In September 2009, I spied online what looked like my dream country place. Low price tag, enough land to play with and most amazingly an old house that looked to be in a fairly liveable condition. Tim and I had agreed upon what we wanted for our budget: a watercourse, even if only running in winter, a shed or basic structure, close to a train line and suitable for m permaculture wants, food growing and a few animals.
What we got: An old house with town water and power connected, storm water outlet running onto property, plenty of sheds, old pigeon coops, a couple of old pear and plum trees.
Challenges: Storm water coming onto the property had created an erosion gully that had been overrun with gorse for the last 20 years. The property had been overgrazed and then neglected for years. Rubbish, car parts and broken glass were strewn everywhere. The first focus was on cleaning up and using whatever resources we could find in sheds and strewn about.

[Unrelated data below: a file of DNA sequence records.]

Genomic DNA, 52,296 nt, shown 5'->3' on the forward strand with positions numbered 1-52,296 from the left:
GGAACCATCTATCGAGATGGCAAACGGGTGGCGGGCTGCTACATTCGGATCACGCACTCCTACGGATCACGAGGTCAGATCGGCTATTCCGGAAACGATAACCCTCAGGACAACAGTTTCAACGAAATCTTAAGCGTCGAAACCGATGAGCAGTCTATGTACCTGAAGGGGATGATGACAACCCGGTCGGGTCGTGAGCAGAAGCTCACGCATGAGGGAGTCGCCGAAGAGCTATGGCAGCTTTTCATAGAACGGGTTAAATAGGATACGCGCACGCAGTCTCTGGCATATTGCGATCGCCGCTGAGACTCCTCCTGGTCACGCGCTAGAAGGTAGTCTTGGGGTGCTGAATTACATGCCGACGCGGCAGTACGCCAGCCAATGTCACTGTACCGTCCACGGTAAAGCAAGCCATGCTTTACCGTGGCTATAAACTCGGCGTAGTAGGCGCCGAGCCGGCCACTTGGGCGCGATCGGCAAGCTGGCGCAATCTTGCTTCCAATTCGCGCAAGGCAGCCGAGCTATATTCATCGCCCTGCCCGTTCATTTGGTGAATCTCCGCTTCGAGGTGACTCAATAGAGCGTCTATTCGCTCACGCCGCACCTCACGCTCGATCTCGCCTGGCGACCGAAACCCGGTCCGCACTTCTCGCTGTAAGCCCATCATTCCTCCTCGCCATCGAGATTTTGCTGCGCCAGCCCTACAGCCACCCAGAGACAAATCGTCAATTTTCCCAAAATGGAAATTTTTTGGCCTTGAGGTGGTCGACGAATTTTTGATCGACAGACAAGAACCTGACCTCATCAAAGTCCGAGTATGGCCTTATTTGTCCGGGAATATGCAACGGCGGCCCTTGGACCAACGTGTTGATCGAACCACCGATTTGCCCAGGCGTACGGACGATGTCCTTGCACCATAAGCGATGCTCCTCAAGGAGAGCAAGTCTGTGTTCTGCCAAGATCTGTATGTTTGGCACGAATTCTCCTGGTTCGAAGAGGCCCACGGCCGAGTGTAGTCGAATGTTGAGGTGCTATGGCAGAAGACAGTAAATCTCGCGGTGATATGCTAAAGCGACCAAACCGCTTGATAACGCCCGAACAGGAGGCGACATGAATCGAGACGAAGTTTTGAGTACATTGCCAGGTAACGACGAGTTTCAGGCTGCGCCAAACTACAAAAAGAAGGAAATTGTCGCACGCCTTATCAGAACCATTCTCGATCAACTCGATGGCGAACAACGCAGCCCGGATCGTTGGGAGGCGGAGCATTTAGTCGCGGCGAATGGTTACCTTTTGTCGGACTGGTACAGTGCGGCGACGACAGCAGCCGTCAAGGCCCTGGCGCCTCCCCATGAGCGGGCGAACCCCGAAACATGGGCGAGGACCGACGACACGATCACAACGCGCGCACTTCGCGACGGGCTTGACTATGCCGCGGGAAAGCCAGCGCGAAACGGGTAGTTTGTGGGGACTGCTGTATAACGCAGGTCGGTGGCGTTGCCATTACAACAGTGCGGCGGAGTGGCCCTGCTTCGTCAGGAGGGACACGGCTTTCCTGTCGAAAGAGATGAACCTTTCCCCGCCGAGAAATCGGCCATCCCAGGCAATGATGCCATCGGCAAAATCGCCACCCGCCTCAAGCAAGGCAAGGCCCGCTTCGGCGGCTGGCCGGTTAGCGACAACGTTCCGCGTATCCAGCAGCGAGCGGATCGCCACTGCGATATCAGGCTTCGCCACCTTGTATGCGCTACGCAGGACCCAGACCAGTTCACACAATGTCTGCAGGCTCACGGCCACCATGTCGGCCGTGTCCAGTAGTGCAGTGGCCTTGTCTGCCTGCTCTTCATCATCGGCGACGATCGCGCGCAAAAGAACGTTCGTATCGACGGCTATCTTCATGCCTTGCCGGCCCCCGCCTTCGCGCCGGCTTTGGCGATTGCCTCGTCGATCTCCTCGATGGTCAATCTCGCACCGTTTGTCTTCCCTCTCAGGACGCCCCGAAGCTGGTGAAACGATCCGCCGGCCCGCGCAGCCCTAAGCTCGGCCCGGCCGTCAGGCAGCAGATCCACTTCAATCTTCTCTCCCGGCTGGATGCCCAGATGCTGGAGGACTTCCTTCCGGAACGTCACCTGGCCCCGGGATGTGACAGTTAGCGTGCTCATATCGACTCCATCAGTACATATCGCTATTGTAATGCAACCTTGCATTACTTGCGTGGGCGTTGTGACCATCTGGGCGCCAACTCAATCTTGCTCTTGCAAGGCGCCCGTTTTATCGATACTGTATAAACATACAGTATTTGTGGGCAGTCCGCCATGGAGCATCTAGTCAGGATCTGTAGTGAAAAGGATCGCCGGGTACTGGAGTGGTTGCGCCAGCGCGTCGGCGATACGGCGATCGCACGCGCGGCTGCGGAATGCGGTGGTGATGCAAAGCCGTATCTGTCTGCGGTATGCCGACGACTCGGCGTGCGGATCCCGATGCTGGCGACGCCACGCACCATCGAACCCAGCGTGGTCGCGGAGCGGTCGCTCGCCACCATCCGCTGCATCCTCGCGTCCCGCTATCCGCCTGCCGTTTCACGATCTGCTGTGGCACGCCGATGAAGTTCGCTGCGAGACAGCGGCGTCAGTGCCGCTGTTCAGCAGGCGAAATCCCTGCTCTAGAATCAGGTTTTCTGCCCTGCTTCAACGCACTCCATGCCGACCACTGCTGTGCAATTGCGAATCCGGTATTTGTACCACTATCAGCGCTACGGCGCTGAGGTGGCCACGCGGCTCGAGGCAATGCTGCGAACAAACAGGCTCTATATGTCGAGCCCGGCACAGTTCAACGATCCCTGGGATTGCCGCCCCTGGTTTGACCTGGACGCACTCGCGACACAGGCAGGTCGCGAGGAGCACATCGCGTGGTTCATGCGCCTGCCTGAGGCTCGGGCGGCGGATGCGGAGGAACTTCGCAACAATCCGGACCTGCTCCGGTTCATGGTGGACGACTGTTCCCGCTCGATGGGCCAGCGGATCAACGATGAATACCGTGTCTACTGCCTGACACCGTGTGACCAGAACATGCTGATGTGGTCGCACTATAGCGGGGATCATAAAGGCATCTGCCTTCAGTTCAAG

We started work to retrofit the house for energy efficiency, attack the gorse forest without the use of chemicals, utilise the storm water more effectively to tackle the erosion problem and find the pipes that bring mains water to the house.
A lucky resource was the years of pigeon poo that had collected in the pigeon coops over the years. It was old, dry and very dusty, but a fantastic resource. I set to work almost immediately to start composting the pigeon poo goldmine. I used the Berkley method, and made a pile using a a mix of straw, newspaper and pigeon poop. This I turned after four days and then every second day til 18 days had passed. Check CSIRO's publication 'Composting - Making Soil Improver from Rubbish' for a guide to mixing your materials for the right carbon/nitrogen ratios, downloadable here.